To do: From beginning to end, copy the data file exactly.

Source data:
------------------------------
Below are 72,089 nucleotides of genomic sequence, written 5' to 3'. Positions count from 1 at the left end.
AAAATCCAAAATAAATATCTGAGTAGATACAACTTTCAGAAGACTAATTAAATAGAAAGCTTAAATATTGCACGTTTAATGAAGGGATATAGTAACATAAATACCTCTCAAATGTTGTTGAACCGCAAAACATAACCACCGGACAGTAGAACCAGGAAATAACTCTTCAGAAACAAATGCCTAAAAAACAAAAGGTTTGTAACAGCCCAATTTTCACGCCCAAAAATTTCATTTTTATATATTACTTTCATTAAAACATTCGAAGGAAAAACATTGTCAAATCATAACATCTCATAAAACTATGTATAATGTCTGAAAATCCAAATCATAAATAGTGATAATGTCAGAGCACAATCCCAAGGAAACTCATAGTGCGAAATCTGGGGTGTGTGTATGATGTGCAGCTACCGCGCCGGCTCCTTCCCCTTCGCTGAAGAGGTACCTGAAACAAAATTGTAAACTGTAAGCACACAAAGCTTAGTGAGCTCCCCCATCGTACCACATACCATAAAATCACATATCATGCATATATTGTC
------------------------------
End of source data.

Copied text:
Below are 72,089 nucleotides of genomic sequence, written 5' to 3'. Positions count from 1 at the left end.
AAAATCCAAAATAAATATCTGAGTAGATACAACTTTCAGAAGACTAATTAAATAGAAAGCTTAAATATTGCACGTTTAATGAAGGGATATAGTAACATAAATACCTCTCAAATGTTGTTGAACCGCAAAACATAACCACCGGACAGTAGAACCAGGAAATAACTCTTCAGAAACAAATGCCTAAAAAACAAAAGGTTTGTAACAGCCCAATTTTCACGCCCAAAAATTTCATTTTTATATATTACTTTCATTAAAACATTCGAAGGAAAAACATTGTCAAATCATAACATCTCATAAAACTATGTATAATGTCTGAAAATCCAAATCATAAATAGTGATAATGTCAGAGCACAATCCCAAGGAAACTCATAGTGCGAAATCTGGGGTGTGTGTATGATGTGCAGCTACCGCGCCGGCTCCTTCCCCTTCGCTGAAGAGGTACCTGAAACAAAATTGTAAACTGTAAGCACACAAAGCTTAGTGAGCTCCCCCATCGTACCACATACCATAAAATCACATATCATGCATATATTGTC